A fool’s errand: uncovering the origins of “elbow grease”

Someone close to me once worked at a hardware store. I recall his telling me about a family combing the aisles and growing very flustered. Asked what they were looking for, the family replied, “Elbow grease”. Unfortunate but not that surprising that they had taken this common expression literally and embarked on a fool’s errand, given the phrase’s origins.

Nose to the grindstone: hard at work on folk etymology

Not too long along, I asked my Twitter followers to hit me up with common expressions, idioms and colloquialisms that mention a part of the body. Many weighed in, and I thought it a good idea to put my nose to the grindstone to uncover where many of these turns of phrase originate.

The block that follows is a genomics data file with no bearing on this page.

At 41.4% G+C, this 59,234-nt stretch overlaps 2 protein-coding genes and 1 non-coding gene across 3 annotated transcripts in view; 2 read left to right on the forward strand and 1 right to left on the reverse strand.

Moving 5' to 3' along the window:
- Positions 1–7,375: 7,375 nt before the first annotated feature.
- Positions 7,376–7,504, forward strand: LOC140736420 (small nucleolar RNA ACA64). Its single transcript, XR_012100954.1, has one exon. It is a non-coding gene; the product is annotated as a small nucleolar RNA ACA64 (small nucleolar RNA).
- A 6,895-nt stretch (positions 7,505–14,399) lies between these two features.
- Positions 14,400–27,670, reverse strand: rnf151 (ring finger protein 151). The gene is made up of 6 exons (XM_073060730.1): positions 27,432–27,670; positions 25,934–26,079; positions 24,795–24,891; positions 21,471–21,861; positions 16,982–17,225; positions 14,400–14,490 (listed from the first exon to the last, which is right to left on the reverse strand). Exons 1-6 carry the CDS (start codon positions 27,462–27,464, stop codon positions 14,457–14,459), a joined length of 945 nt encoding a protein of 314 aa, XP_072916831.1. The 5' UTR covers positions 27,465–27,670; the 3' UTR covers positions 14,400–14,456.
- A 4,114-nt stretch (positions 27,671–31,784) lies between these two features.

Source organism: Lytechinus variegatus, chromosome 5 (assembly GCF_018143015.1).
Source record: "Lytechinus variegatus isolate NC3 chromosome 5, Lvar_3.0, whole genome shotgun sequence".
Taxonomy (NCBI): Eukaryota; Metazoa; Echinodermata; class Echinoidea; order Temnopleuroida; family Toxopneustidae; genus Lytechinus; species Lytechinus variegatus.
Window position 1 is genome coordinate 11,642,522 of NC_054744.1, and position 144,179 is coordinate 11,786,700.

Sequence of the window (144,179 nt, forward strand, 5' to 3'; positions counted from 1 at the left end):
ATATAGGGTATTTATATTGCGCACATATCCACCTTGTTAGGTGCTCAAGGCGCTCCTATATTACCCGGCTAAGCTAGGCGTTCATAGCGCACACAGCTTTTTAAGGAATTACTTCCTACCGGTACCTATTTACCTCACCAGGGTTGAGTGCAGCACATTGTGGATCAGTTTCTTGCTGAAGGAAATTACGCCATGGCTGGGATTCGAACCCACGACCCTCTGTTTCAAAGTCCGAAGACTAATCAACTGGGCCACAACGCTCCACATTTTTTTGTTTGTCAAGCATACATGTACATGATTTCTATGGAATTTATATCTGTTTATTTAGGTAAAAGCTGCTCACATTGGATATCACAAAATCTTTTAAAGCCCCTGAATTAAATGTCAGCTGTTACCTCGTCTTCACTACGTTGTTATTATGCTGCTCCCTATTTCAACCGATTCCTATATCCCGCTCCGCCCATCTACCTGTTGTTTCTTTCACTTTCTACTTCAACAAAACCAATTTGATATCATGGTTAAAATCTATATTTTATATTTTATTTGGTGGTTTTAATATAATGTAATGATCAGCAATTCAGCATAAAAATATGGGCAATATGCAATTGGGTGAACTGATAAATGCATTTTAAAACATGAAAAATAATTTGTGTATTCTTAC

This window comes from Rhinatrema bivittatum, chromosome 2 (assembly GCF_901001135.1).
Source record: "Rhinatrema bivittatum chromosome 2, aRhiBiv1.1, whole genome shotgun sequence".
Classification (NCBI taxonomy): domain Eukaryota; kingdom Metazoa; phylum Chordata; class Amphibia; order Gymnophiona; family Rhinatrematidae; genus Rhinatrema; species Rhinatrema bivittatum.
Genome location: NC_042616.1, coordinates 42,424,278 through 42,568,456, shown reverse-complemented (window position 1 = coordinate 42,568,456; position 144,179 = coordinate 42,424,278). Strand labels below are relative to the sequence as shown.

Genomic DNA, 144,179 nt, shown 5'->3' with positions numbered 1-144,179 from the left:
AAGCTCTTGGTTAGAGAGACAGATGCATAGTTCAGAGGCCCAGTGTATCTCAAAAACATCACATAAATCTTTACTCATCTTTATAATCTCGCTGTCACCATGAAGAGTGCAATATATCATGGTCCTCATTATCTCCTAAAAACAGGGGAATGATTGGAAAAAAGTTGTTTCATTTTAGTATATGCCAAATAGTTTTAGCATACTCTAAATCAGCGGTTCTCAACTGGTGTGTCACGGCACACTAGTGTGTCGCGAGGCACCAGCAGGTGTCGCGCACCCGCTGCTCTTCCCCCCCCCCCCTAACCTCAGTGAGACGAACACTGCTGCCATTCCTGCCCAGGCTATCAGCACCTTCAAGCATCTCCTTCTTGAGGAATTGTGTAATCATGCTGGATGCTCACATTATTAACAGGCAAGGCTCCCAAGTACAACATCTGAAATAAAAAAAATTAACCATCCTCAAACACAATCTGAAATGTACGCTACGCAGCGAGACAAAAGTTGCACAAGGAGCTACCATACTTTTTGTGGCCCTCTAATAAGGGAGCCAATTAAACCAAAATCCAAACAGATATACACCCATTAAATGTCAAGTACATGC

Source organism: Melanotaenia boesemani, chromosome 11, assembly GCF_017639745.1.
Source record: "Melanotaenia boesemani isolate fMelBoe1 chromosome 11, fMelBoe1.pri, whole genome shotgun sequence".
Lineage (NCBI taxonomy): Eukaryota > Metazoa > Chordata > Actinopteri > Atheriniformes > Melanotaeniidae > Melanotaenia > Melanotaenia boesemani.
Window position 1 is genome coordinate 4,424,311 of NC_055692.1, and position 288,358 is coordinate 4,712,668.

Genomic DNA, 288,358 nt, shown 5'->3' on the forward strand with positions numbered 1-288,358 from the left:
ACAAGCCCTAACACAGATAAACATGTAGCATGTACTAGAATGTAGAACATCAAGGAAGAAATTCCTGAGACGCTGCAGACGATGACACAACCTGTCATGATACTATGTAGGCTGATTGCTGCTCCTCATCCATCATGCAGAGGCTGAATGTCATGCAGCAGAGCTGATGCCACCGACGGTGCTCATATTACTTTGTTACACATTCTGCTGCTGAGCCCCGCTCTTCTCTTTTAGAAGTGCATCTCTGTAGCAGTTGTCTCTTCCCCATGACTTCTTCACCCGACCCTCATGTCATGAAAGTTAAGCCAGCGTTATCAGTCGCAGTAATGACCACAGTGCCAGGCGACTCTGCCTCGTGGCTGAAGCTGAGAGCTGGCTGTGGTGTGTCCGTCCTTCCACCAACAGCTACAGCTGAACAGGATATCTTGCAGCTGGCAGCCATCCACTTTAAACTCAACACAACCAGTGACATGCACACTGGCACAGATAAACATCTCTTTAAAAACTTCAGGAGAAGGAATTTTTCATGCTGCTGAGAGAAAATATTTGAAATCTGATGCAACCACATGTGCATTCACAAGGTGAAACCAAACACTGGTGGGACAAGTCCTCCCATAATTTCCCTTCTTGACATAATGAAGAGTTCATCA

Etymology of ‘geek’ and ‘nerd’ not so square after all

Oh, how often those ridiculed as puny, studious or unfashionable bear the brunt of such names as dweeb, geek and nerd. But has anyone ever wondered about the origins of these words or even contemplated that, originally, geek actually meant the opposite of what it means today?

Fill the bill: Avoid folk etymology and the rest will follow

Expressions fascinate me. There must surely be cultural influences that shape the development, as well as the nuances of, language. I’m always happy when I uncover the origins of yet another idiom, and I’m always dismayed when I see someone misusing and/or misspelling that same idiom.